Remembering Toussaint, a New Orleans music legend - FOX 8 WVUE New Orleans News, Weather, Sports, Social

Remembering Toussaint, a New Orleans music legend

Source: UCLA Live via Flickr Commons Source: UCLA Live via Flickr Commons
NEW ORLEANS, LA (WVUE) -

We lost a special one last night, a very special one. Allen Toussaint. Just his name invokes a higher power, Toussaint in French is translated "feast of All Saints." We lost a musical saint, a genius whose talents sprinkled so much gold it's hard to truly measure his Midas touch. What we can measure is the debt New Orleans owes to Toussaint for what we know as New Orleans R&B, soul and funk. There are the unmistakable sounds we groove, dance and sing along with today that are uniquely ours because of Toussaint's touch. Toussaint weaved swaggering textures of second-line piano melodies, powerfully arranged horns and New Orleans street backbeats to create some of the most endearing and covered songs in music history.

The world came to love Allen Toussaint through his music. A producer, arranger, songwriter, bandleader and performer, he did it all and he was as gracious and humbled as he was talented and cool. His musical tutelage came under the powerhouse hall of fame duo of Fats Domino and Dave Bartholomew in the 50s. When the 60s rolled around it was time for Toussaint to carry the musical torch. He helped write the 60s songbook for New Orleans, penning mega hits for a number of local artists. In 1961 he wrote the #1 hit for Ernie K Doe, "Mother in Law."

He hit the charts in 1962 with "Fortune Teller" for Bennie Spellman writing under the pseudonym Naomi Neville, which was his mother’s name.

In 1963 another New Orleans heavyweight Al Hirt recorded a Toussaint song "Java" which became a huge hit and won a Grammy award in 1964.

The hits poured out of Toussaint like a cold Dixie on a hot August afternoon. Titles like "It's Raining" and "Ruler of my Heart" with Irma Thomas, who became a musical muse for Toussaint. There were hits such as, "Working in a Coal Mine," "A Certain Girl" and "Southern Nights" made super famous by Glen Campbell.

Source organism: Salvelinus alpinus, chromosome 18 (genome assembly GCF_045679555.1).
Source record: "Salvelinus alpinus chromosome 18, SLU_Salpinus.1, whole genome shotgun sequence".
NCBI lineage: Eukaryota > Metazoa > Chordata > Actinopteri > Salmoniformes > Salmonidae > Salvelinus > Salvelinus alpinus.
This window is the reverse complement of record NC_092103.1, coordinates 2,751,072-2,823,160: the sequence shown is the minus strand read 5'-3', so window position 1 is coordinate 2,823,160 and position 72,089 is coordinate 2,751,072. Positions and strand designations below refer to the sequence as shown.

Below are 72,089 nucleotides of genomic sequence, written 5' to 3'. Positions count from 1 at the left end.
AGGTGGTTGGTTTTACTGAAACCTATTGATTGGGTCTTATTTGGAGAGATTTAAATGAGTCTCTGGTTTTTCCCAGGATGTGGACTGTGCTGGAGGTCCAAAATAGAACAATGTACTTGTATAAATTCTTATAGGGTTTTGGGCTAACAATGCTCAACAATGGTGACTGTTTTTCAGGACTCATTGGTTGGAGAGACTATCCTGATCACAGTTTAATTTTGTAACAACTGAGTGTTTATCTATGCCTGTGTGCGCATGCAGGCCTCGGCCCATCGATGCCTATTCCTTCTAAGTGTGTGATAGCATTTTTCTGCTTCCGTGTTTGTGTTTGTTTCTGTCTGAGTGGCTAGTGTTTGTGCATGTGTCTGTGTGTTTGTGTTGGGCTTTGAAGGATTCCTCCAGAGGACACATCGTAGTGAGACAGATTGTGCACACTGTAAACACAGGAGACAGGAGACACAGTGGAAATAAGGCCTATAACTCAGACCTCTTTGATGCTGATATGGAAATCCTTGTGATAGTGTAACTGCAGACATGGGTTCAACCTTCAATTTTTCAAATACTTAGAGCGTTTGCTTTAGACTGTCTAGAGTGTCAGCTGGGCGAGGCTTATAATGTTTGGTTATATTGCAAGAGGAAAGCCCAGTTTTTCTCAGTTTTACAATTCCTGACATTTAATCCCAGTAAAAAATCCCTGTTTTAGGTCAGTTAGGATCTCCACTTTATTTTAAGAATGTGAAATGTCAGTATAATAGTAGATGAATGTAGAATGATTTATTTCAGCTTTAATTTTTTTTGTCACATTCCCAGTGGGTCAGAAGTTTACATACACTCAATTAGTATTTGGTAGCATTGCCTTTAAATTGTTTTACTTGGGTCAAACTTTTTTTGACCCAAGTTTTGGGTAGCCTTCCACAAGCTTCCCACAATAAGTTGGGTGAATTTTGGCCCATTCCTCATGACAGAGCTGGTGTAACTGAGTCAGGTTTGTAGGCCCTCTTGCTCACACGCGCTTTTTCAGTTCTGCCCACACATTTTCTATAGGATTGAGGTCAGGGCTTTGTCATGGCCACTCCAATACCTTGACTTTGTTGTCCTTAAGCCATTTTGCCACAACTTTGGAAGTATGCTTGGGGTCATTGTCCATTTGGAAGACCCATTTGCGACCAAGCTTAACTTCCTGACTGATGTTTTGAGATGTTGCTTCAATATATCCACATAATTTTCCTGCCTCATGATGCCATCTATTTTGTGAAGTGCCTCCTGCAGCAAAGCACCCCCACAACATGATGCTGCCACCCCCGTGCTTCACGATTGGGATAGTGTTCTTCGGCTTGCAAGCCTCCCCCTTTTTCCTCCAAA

So you want to who noticed all of that great music Toussaint cranked out? Some shaggy-haired kids from across the pond like The Beatles, The Rolling Stones and The Who. The Stones and The Who covered "Fortune Teller," while Paul McCartney sought out Toussaint's services when he recorded some of his “Venus and Mars” album in New Orleans in 1975.

He also took a quartet under his wing and employed them as his studio band when he opened up Sea-Saint Studios with Marshall Sehorn on Clematis Street in Gentilly in the early 70s. Those four guys? Art, Leo, George and Zigaboo, better known as The Meters, who became the John, Paul, George and Ringo of funk. So Allen and the Meters hooked up with Dr. John and they collaborated on the good doctor's 1973 international sensation, "Right Place, Wrong Time." Not to mention the great music the Meters produced which influenced Rock and Roll Hall of Famers like the Red Hot Chili Peppers.

How about Labelle's smash hit "Lady Marmalade" in 1974? Yep, Toussaint produced dat! All of that music produced in the neighborhood I grew up in, just blocks away from my house. I can remember trying to sing "Voulez-vous coucher avec moi (ce soir)?" while riding my bike past Sea-Saint Studios, and of course I didn't sing it any way close to what it was. Once I rode by and saw someone coming out of there with a doctor’s smock on and I thought, well that's Dr. John. Of course it wasn't, and I had no clue at the time the unbelievable music being produced in my neighborhood. But I was aware of something special happening - it just didn't hit me until I was much older.

I got to meet Mr. Toussaint sometime after he produced the great album "River in Reverse" with Elvis Costello post-Katrina. He was, of course, dressed to the nines with a sharp suit, colorful socks and comfortable sandals. We took a picture together that I cannot find outside of his beautiful Rolls Royce. He couldn't have been nicer and more inviting. I told him I loved his collaboration with Costello and he thanked me as kindly as if he had never heard that before. That's what made him so special, so New Orleans.

Toussaint is one of the pillars of the pantheon of great New Orleans artists. He stands alongside Louis Armstrong, Fats Domino, Dave Bartholomew, Dr. John, Irma Thomas, The Neville Brothers and Harry Connick Jr. The beauty is, he touched them all, and today, while everyone from Paul McCartney to Lenny Kravitz to Questlove remember a great artist and a great man, we know there will never be another Allen Toussaint.

And for that we are grateful that we were here to experience his great ride.

Copyright 2015 WVUE. All rights reserved.

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